Daily Archive: 08/27/2015

Aug 27 2015

Punting the Pundits

“Punting the Pundits” is an Open Thread. It is a selection of editorials and opinions from around the news medium and the internet blogs. The intent is to provide a forum for your reactions and opinions, not just to the opinions presented, but to what ever you find important.

Thanks to ek hornbeck, click on the link and you can access all the past “Punting the Pundits”.

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New York Times Editorial Board: Killings of Journalists Bring Gun Violence to Dark New Level

It is an increasingly horrific fact of life and death in the United States that easily available guns offer troubled Americans the power to act out their grievances in public. This trend, dramatized in recent years by macabre shootings in schools, churches, movie theaters and workplaces, was taken to a dark new level on Wednesday in southwestern Virginia by a disturbed former reporter who chose not only to murder two journalists as they reported live for a television station that had fired him, but also to record and broadcast the crime on social media. [..]

Many politicians will focus on the gunman’s troubled personality and try to cast this shooting as a summons for better mental health care, certainly not gun control. Yet that ignores a grim reality: the estimated 300 million guns in America owned by a third of the population, far more per capita than any other modern nation. Guns are ubiquitous and easy to acquire, as statehouse politicians, particularly Republicans, genuflect to the gun lobby to weaken, not tighten, gun safety.

We all know no change is likely, for all the social media grotesquerie. The woeful truth underlying this latest shooting is more mundane than alarming. There are too many guns, and too little national will to do anything about them.

Trevor Timm: Many police departments spy on you without oversight. This must end

Local police around the country are increasingly using high-tech mass surveillance gear that can vacuum up private information on entire neighborhoods of innocent citizens – all to capture minor alleged criminals. Even worse, many cops are trying to put themselves outside the reach of the law by purposefully hiding their spying from courts to avoid any scrutiny from judges.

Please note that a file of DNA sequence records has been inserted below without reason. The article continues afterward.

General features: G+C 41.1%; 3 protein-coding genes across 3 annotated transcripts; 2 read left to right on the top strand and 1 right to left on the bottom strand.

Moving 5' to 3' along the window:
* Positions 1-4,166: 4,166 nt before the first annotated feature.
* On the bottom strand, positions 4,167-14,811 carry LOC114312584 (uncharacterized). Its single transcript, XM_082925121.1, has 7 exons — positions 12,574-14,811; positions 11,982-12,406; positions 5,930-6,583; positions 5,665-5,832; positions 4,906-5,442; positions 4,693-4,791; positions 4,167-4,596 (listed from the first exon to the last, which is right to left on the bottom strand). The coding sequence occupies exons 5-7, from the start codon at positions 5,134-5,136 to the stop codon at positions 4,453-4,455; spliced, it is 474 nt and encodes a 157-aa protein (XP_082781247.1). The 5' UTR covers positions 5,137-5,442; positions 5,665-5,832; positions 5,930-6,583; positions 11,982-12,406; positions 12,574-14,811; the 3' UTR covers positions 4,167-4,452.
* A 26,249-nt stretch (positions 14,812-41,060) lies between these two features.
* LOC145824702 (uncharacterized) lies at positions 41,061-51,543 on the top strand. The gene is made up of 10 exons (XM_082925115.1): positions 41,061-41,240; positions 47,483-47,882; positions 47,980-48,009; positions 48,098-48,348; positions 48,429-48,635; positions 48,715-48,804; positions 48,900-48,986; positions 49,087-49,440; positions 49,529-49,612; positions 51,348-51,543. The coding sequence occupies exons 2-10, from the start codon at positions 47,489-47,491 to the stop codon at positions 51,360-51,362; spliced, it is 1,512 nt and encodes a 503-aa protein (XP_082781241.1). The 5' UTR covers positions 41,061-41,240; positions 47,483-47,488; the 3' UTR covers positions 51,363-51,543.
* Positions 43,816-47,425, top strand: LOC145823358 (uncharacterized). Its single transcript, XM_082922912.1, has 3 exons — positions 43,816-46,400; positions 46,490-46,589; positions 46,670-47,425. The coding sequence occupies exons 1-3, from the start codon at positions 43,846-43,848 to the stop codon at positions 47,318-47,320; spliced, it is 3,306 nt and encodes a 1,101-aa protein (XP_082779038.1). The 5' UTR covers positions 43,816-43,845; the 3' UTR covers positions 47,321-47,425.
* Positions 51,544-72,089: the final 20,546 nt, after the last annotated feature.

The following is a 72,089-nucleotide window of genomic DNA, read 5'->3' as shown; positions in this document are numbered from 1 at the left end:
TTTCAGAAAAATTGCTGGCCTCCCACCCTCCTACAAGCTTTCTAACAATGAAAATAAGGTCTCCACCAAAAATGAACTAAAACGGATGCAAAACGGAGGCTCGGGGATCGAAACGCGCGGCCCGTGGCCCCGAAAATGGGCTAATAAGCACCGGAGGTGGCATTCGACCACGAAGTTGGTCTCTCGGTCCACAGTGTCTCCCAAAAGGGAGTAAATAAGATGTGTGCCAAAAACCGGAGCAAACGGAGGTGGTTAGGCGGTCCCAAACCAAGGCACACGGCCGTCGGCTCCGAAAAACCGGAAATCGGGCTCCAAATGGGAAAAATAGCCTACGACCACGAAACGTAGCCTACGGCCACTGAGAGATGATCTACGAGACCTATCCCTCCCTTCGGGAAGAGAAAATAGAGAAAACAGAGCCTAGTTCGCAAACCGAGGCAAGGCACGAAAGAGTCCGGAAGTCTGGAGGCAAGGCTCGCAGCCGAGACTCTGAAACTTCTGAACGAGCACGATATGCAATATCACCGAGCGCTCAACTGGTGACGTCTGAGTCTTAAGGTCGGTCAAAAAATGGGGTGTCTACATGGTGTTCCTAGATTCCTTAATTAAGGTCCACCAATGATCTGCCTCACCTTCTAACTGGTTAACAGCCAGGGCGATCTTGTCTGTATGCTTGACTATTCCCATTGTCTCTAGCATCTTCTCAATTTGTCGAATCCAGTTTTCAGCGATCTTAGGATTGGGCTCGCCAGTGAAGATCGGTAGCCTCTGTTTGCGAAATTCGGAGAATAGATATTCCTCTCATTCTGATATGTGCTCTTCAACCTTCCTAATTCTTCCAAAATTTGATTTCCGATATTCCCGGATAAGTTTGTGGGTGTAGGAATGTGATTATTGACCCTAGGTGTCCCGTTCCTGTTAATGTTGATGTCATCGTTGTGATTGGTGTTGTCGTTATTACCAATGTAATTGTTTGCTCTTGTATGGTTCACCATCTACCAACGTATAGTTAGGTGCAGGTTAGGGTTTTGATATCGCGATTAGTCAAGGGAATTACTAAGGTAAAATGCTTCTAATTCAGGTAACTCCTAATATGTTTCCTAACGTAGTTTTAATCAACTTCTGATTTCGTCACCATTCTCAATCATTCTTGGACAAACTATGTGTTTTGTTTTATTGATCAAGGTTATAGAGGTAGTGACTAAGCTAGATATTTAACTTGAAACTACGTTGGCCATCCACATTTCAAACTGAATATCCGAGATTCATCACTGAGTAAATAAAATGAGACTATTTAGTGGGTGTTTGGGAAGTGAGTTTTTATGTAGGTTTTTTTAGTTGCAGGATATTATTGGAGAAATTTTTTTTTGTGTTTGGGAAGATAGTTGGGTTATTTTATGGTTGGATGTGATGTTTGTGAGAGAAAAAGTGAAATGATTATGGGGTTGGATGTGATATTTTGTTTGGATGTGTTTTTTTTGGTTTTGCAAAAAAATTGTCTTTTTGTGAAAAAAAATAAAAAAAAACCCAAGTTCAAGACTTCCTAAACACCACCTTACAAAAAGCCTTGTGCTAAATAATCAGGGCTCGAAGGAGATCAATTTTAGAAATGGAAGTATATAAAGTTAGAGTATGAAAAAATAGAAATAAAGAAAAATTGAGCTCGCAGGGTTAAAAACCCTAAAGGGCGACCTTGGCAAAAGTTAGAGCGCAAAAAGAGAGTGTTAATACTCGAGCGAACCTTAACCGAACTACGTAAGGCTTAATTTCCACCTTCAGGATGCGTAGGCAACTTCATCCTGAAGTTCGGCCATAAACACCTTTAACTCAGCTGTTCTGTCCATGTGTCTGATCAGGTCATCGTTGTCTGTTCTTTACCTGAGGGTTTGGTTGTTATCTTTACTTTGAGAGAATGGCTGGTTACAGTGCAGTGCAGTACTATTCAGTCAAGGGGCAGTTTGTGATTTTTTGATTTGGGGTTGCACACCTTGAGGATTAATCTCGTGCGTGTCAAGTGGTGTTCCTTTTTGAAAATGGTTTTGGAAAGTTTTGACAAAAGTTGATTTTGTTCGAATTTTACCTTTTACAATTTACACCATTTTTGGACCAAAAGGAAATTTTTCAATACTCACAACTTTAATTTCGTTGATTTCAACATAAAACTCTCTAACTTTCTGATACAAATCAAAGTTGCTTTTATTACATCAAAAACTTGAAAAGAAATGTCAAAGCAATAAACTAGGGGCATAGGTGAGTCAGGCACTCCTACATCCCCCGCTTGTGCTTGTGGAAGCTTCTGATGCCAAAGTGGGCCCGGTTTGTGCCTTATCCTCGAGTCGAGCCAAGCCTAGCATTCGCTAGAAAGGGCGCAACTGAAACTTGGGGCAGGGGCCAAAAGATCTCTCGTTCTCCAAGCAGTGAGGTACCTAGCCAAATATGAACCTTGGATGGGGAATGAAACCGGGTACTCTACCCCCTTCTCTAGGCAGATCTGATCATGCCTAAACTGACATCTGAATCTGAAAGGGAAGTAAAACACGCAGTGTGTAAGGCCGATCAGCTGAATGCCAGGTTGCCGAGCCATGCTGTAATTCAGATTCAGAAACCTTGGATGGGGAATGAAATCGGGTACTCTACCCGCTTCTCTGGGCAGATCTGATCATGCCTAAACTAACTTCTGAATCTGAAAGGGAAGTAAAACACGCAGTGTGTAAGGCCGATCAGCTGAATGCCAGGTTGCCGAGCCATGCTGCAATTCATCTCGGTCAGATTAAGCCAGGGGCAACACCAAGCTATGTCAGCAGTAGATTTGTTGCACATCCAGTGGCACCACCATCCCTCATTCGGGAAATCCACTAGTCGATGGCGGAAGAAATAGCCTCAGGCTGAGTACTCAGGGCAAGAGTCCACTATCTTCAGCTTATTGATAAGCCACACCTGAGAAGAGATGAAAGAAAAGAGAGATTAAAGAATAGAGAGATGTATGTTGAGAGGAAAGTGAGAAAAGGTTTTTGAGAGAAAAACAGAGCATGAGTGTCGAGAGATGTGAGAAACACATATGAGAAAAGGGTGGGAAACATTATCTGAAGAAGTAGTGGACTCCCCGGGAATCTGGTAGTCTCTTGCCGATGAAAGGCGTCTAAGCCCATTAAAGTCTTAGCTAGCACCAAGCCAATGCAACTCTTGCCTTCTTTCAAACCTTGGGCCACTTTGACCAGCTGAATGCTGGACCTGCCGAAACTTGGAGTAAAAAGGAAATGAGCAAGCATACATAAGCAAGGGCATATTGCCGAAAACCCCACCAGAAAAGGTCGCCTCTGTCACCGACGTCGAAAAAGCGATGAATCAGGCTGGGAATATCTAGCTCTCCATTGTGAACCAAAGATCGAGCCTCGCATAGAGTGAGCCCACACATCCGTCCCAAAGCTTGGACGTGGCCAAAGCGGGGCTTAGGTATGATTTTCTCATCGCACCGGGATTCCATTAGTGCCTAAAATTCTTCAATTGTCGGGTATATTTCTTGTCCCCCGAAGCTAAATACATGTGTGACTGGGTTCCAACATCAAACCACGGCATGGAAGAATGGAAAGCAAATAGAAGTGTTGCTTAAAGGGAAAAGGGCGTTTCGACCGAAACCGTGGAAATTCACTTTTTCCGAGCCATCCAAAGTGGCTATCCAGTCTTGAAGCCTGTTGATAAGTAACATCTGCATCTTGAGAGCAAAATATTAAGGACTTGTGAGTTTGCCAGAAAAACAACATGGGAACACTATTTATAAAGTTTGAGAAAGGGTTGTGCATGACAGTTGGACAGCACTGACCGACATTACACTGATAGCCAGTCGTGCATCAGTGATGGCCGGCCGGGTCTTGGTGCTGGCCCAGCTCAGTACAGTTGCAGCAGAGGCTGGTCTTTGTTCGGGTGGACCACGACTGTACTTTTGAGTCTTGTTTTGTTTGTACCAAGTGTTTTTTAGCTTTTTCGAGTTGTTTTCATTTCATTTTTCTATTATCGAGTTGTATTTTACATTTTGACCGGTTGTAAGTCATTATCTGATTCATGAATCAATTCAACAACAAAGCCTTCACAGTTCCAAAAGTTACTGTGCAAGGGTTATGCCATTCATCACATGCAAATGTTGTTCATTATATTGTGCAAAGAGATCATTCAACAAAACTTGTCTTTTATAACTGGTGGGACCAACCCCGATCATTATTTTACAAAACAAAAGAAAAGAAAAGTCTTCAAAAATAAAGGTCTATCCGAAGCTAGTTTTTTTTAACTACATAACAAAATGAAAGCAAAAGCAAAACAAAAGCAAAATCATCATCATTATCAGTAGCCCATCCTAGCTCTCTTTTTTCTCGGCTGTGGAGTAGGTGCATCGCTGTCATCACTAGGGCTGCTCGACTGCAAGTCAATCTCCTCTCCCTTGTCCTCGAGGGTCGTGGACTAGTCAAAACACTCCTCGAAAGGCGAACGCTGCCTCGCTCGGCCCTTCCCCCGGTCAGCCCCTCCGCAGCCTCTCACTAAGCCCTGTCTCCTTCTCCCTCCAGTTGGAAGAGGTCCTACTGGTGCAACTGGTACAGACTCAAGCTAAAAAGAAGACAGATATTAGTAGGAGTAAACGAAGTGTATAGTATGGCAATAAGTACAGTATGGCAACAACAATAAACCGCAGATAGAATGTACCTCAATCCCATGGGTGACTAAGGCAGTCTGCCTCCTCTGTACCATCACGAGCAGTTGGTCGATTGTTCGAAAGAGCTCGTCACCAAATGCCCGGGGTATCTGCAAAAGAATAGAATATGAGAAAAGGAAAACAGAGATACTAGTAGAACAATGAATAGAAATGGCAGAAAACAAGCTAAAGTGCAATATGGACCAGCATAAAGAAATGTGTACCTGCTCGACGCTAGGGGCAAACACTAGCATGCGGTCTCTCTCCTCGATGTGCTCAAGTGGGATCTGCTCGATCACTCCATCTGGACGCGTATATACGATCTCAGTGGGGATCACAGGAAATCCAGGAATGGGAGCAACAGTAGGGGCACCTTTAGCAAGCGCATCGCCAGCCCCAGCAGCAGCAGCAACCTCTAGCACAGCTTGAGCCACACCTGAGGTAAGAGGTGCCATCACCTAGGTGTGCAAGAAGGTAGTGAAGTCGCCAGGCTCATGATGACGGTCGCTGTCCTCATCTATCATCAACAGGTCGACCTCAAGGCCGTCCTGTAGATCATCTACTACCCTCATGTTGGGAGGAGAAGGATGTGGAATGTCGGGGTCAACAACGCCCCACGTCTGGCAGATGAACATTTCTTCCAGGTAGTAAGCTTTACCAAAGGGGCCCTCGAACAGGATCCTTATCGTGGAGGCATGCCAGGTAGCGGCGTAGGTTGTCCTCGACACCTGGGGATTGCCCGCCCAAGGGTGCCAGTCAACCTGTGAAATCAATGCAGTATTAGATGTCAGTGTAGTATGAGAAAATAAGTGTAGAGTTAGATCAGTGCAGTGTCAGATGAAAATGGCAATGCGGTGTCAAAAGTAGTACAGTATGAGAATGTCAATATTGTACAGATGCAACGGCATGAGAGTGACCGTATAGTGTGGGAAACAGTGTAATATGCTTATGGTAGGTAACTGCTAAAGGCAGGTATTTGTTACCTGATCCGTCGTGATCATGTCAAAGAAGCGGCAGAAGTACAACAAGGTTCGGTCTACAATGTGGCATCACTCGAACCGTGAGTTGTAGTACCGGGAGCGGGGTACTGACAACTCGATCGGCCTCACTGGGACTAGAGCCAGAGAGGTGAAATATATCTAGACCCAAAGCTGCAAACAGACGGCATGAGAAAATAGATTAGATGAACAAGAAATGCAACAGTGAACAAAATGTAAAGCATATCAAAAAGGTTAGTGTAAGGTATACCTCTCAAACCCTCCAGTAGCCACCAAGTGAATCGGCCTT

Two important news reports from the last week have shed light on the disturbing practices, and new technology that’s never been previously reported. The first investigation, done by USA Today’s Brad Heath, found: “In one case after another … police in Baltimore and other cities used the phone tracker, commonly known as a stingray, to locate the perpetrators of routine street crimes and frequently concealed that fact from the suspects, their lawyers and even judges.”

Dean Baker: The Stock Market Is Not the Economy

We are seeing the usual hysteria over the sharp drop in the markets in Asia, Europe, and perhaps the US. (Wall Street seems to be rallying as I write.) There are a few items worth noting as we enjoy the panic.

First and most importantly, the stock market is not the economy. The stock market has fluctuations all the time that have nothing to do with the real economy. The most famous was the 1987 crash, which did not correspond to any real-world bad event that anyone could identify.

Even over longer periods, there is no direct correlation between the stock market and GDP. In the decade of the 1970s, the stock market lost more than 40 percent of its value in real terms; in the decade of the 1980s it more than doubled. GDP growth averaged 3.3 percent from 1980 to 1990, compared to 3.2 percent from 1970 to 1980.

Amanda Marcotte: Why Fox News’ Defense Of Megyn Kelly Is Going To Backfire

Donald Trump has reignited his sexist harassment campaign against Megyn Kelly, and the folks at Fox News are, in seemingly coordinated fashion, striking back. Fellow Fox News hosts and pundits are asking Trump to cool it, and even Roger Ailes has released a statement calling Trump’s abuse “unacceptable” and “disturbing.” It’s almost touching, watching all these conservative media people who usually profit at peddling sexism choose, this time at least, to join together in an effort to stop this one particular instance of it.